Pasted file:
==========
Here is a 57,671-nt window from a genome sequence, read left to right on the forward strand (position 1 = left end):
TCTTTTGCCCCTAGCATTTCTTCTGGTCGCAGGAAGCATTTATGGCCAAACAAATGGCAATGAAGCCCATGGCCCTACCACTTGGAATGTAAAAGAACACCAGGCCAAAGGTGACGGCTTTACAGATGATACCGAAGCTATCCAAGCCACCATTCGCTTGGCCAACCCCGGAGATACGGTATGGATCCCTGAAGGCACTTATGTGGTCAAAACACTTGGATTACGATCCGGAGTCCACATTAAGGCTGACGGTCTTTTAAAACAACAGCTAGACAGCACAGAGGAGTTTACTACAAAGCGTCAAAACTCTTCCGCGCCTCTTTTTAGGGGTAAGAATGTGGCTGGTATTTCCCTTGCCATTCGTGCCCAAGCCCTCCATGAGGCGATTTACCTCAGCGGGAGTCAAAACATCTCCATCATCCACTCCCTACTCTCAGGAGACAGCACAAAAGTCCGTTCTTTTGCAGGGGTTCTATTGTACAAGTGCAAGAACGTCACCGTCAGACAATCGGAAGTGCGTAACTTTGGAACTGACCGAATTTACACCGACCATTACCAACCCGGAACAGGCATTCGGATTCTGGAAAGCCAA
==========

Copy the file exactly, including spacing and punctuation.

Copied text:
Here is a 57,671-nt window from a genome sequence, read left to right on the forward strand (position 1 = left end):
TCTTTTGCCCCTAGCATTTCTTCTGGTCGCAGGAAGCATTTATGGCCAAACAAATGGCAATGAAGCCCATGGCCCTACCACTTGGAATGTAAAAGAACACCAGGCCAAAGGTGACGGCTTTACAGATGATACCGAAGCTATCCAAGCCACCATTCGCTTGGCCAACCCCGGAGATACGGTATGGATCCCTGAAGGCACTTATGTGGTCAAAACACTTGGATTACGATCCGGAGTCCACATTAAGGCTGACGGTCTTTTAAAACAACAGCTAGACAGCACAGAGGAGTTTACTACAAAGCGTCAAAACTCTTCCGCGCCTCTTTTTAGGGGTAAGAATGTGGCTGGTATTTCCCTTGCCATTCGTGCCCAAGCCCTCCATGAGGCGATTTACCTCAGCGGGAGTCAAAACATCTCCATCATCCACTCCCTACTCTCAGGAGACAGCACAAAAGTCCGTTCTTTTGCAGGGGTTCTATTGTACAAGTGCAAGAACGTCACCGTCAGACAATCGGAAGTGCGTAACTTTGGAACTGACCGAATTTACACCGACCATTACCAACCCGGAACAGGCATTCGGATTCTGGAAAGCCAA